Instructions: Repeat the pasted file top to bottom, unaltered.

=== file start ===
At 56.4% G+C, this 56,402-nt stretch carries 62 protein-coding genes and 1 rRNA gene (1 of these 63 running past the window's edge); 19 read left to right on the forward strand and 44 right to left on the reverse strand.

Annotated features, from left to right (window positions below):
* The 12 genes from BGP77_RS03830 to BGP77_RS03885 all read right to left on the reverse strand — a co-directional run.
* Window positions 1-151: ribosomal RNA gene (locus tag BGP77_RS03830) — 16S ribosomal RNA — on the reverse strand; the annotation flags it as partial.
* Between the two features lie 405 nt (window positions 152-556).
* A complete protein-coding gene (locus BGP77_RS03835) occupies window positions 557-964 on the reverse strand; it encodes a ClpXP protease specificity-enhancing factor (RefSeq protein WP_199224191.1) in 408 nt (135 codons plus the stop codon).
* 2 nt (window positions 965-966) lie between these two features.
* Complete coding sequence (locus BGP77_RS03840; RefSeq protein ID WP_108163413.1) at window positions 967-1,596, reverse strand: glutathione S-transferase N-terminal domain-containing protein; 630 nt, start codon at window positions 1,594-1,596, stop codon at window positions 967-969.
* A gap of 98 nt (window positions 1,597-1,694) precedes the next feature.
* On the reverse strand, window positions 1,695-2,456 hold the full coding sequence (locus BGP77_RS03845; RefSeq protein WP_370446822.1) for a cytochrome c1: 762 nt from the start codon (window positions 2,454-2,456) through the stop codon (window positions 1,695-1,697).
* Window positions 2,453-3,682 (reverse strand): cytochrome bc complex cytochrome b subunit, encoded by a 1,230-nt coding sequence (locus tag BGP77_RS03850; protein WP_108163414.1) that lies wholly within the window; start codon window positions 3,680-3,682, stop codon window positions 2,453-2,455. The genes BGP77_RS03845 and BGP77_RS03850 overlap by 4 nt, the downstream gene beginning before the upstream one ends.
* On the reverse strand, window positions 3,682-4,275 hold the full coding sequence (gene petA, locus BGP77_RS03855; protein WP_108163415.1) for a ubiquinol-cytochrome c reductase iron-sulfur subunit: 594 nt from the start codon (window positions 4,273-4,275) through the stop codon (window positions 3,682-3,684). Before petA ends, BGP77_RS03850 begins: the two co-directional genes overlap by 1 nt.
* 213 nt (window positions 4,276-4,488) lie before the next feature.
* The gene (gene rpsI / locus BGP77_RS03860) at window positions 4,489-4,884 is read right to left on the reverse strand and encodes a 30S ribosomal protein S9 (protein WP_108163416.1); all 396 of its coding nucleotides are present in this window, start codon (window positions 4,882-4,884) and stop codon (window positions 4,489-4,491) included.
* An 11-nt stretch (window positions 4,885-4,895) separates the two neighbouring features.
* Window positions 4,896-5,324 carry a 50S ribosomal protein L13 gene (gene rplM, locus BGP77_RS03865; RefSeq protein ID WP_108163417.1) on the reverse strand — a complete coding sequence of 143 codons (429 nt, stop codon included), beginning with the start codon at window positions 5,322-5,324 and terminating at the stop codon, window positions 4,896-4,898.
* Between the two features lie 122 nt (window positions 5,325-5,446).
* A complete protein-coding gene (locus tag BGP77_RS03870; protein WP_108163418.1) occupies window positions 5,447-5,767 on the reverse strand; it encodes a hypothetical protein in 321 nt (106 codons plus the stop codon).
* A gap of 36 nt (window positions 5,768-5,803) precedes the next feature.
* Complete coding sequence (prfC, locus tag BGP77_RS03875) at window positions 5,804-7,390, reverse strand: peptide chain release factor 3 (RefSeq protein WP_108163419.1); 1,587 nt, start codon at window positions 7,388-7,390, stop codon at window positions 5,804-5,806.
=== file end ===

At 56.4% G+C, this 56,402-nt stretch carries 62 protein-coding genes and 1 rRNA gene (1 of these 63 running past the window's edge); 19 read left to right on the forward strand and 44 right to left on the reverse strand.

Annotated features, from left to right (window positions below):
* The 12 genes from BGP77_RS03830 to BGP77_RS03885 all read right to left on the reverse strand — a co-directional run.
* Window positions 1-151: ribosomal RNA gene (locus tag BGP77_RS03830) — 16S ribosomal RNA — on the reverse strand; the annotation flags it as partial.
* Between the two features lie 405 nt (window positions 152-556).
* A complete protein-coding gene (locus BGP77_RS03835) occupies window positions 557-964 on the reverse strand; it encodes a ClpXP protease specificity-enhancing factor (RefSeq protein WP_199224191.1) in 408 nt (135 codons plus the stop codon).
* 2 nt (window positions 965-966) lie between these two features.
* Complete coding sequence (locus BGP77_RS03840; RefSeq protein ID WP_108163413.1) at window positions 967-1,596, reverse strand: glutathione S-transferase N-terminal domain-containing protein; 630 nt, start codon at window positions 1,594-1,596, stop codon at window positions 967-969.
* A gap of 98 nt (window positions 1,597-1,694) precedes the next feature.
* On the reverse strand, window positions 1,695-2,456 hold the full coding sequence (locus BGP77_RS03845; RefSeq protein WP_370446822.1) for a cytochrome c1: 762 nt from the start codon (window positions 2,454-2,456) through the stop codon (window positions 1,695-1,697).
* Window positions 2,453-3,682 (reverse strand): cytochrome bc complex cytochrome b subunit, encoded by a 1,230-nt coding sequence (locus tag BGP77_RS03850; protein WP_108163414.1) that lies wholly within the window; start codon window positions 3,680-3,682, stop codon window positions 2,453-2,455. The genes BGP77_RS03845 and BGP77_RS03850 overlap by 4 nt, the downstream gene beginning before the upstream one ends.
* On the reverse strand, window positions 3,682-4,275 hold the full coding sequence (gene petA, locus BGP77_RS03855; protein WP_108163415.1) for a ubiquinol-cytochrome c reductase iron-sulfur subunit: 594 nt from the start codon (window positions 4,273-4,275) through the stop codon (window positions 3,682-3,684). Before petA ends, BGP77_RS03850 begins: the two co-directional genes overlap by 1 nt.
* 213 nt (window positions 4,276-4,488) lie before the next feature.
* The gene (gene rpsI / locus BGP77_RS03860) at window positions 4,489-4,884 is read right to left on the reverse strand and encodes a 30S ribosomal protein S9 (protein WP_108163416.1); all 396 of its coding nucleotides are present in this window, start codon (window positions 4,882-4,884) and stop codon (window positions 4,489-4,491) included.
* An 11-nt stretch (window positions 4,885-4,895) separates the two neighbouring features.
* Window positions 4,896-5,324 carry a 50S ribosomal protein L13 gene (gene rplM, locus BGP77_RS03865; RefSeq protein ID WP_108163417.1) on the reverse strand — a complete coding sequence of 143 codons (429 nt, stop codon included), beginning with the start codon at window positions 5,322-5,324 and terminating at the stop codon, window positions 4,896-4,898.
* Between the two features lie 122 nt (window positions 5,325-5,446).
* A complete protein-coding gene (locus tag BGP77_RS03870; protein WP_108163418.1) occupies window positions 5,447-5,767 on the reverse strand; it encodes a hypothetical protein in 321 nt (106 codons plus the stop codon).
* A gap of 36 nt (window positions 5,768-5,803) precedes the next feature.
* Complete coding sequence (prfC, locus tag BGP77_RS03875) at window positions 5,804-7,390, reverse strand: peptide chain release factor 3 (RefSeq protein WP_108163419.1); 1,587 nt, start codon at window positions 7,388-7,390, stop codon at window positions 5,804-5,806.